Anna started school on Thursday and somehow, the planets aligned and the first day of school coincided with my day off. So not only did I get to see her off to school in the morning, but I also got to spend time being a layabout around the house, in control of the TV for what seems like the first time in forever.
I had seen that Phantasm II had been added to Netflix Streaming recently. I've always enjoyed the original Phantasm, even though it's absolutely nuts and incomprehensible on so many levels. A creepy tall man undertaker that is robbing graves to turn into midgets so that he can send them back as slaves to his planet (or is it another dimension) is just too strange for words. His secret is safe until small town kid catches a glimpse of The Tall Man picking up a casket all by himself. From that point on, it's an at time creepy, other times cheesy thrill ride that works with its obviously small budget. While not as overtly dreamlike as the Nightmare on Elm Street movies, I think that part of the appeal of Phantasm is its mystery - the "what the hell is actually going on here?" quality makes it worth sitting through 90 minutes of pretty bad acting (except for The Tall Man, of course) and very bad late 70s hair.
Fast forward 10 years and Phantasm finally got the sequel that fans were clamoring for. I remember watching parts of this movie on HBO as a teenager - or maybe it was home video, I really can't recall. But at the time I watched it, I had not seen the original film, so I was interested in it from a horror movie fan standpoint, but not so much as a fan of the original movie. So how does it stack up against the original? Well, in many ways it's a bit of a remake of the original movie, only with a bigger budget while also serving as a sequel. It picks up right where the original left off. Some of the original cast is back, but the actor who played Mike in the original was not back. But obviously, Angus Scrimm had to return as The Tall Man. Just as there is no Blondie without Debbie Harry, there is no Phantasm without Angus Scrimm.
I tweeted the title of this post when I was about half way through the movie - the tag line really should have been "the cheese-ball is back." All the excesses of 80s horror cheesiness are on full display. The women all have hair that has been Aqua-Netted within an inch of its life, there are more "gotcha" moments than you can shake a stick at, and the acting, while passable, is still pretty bad. But all is saved by The Tall Man. All Angus Scrimm has to do is walk on the screen and all is forgiven. Naturally, he has the best lines of the film which is saying something because he really doesn't talk that much. My favorite line was when he was holding the Catholic priest up by his inverted crucifix necklace and he says with patented Tall Man menace "You think that when you die you go to Heaven...you come to US!" Apparently Angus Scrimm, who is still alive and kicking, has embraced his role as The Tall Man and appears at horror cons across the country. If I played the Tall Man, I totally would. *sigh* If only Faye Dunaway would embrace her role as Joan Crawfod in the same way.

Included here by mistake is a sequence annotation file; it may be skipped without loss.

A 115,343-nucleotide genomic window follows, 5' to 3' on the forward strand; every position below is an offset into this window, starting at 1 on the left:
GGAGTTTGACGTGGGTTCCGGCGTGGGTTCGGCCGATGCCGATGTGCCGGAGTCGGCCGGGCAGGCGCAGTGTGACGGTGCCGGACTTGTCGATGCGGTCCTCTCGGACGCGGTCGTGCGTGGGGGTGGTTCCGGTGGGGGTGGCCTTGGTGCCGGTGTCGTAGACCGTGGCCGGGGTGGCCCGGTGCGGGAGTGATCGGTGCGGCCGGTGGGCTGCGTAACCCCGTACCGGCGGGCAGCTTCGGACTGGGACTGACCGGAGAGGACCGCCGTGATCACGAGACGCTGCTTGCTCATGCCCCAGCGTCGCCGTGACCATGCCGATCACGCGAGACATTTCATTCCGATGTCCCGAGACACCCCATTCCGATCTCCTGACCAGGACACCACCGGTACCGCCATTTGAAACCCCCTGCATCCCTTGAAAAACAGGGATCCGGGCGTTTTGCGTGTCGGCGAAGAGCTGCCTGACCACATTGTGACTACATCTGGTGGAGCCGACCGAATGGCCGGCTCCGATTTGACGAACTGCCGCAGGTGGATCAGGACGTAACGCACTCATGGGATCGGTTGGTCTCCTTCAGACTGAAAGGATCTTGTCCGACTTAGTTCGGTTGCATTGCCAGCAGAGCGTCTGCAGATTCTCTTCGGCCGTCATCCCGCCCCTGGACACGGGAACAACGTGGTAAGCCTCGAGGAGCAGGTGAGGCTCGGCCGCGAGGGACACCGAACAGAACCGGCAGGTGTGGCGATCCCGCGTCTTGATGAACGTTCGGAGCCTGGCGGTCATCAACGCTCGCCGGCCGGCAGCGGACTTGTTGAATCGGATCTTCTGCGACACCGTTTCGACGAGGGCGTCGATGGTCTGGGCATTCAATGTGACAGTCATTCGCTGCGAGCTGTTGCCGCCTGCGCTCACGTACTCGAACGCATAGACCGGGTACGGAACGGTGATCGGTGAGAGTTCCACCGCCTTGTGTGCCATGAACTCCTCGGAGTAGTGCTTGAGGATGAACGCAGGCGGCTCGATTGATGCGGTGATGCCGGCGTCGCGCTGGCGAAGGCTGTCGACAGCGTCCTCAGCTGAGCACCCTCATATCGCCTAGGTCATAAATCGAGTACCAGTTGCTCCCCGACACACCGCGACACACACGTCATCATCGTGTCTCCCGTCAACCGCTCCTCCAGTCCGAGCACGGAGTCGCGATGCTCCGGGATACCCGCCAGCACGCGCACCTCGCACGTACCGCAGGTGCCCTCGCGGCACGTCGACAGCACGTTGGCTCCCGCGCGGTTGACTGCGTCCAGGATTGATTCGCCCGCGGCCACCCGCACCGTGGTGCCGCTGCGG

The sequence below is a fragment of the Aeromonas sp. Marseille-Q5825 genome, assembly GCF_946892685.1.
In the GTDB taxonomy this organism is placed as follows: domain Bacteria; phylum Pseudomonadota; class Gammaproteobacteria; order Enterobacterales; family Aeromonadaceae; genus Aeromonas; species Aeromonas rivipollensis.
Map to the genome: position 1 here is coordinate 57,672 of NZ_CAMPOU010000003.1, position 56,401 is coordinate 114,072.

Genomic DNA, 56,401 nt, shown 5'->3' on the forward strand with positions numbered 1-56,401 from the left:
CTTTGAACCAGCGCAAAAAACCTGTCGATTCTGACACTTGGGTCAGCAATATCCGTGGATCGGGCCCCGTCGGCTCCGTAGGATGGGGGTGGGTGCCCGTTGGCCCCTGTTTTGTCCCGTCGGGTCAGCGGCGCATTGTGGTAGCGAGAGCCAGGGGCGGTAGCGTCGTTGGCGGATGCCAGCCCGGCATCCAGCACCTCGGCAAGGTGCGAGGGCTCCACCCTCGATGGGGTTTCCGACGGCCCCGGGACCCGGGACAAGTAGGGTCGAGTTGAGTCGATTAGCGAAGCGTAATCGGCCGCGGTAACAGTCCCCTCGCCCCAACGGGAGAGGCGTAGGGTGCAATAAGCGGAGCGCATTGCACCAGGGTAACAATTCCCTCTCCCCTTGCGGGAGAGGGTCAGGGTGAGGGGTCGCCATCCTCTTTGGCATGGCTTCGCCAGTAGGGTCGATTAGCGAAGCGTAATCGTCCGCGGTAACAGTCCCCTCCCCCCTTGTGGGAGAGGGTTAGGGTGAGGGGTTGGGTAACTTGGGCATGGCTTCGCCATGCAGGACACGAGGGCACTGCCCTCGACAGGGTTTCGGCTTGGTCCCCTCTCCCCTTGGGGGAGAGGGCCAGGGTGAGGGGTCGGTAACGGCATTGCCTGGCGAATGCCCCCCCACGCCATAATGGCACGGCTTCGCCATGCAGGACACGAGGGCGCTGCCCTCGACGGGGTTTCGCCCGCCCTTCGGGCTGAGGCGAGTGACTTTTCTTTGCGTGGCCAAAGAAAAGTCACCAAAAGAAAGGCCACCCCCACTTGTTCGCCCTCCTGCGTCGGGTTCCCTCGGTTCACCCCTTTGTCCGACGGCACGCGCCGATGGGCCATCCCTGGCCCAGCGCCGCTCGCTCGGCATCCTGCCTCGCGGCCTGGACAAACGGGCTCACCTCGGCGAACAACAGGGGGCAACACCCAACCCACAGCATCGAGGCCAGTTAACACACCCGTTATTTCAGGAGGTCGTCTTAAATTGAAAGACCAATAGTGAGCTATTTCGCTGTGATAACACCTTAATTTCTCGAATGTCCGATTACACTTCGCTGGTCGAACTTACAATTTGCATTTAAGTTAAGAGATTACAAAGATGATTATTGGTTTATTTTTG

The spheres are also given an 80s update. They're capable of much worse than they were in 1979. One sphere digs its way through a guy's back, spinal column and up through his internal organs, only to get stuck on its way out his mouth. I had a hard time with this - not because of the gore, but seriously, anything capable of boring through the bones of the spinal column would certainly not get stuck at something like a jaw. But I'm sure that it was so they could show the goriness that resulted from the ball getting stuck, with blades continuing to turn as it shreds more facial flesh.
Even though it was cheesy, I really enjoyed watching it again, and naturally, the end set up for another sequel. Phantasm 3: Lord of the Dead and Phantasm 4: Oblivion are already out there, but sadly, not available on Netflix Streaming (DAMN YOU SALAZAR!) and apparently, there's a fifth one on the way.
Phantasm II is a fun and cheesy 80s take on a classic 70s horror film. It's well worth your hour and 39 minutes. Long live Angus Scrimm! (even though he's assured immortality already.)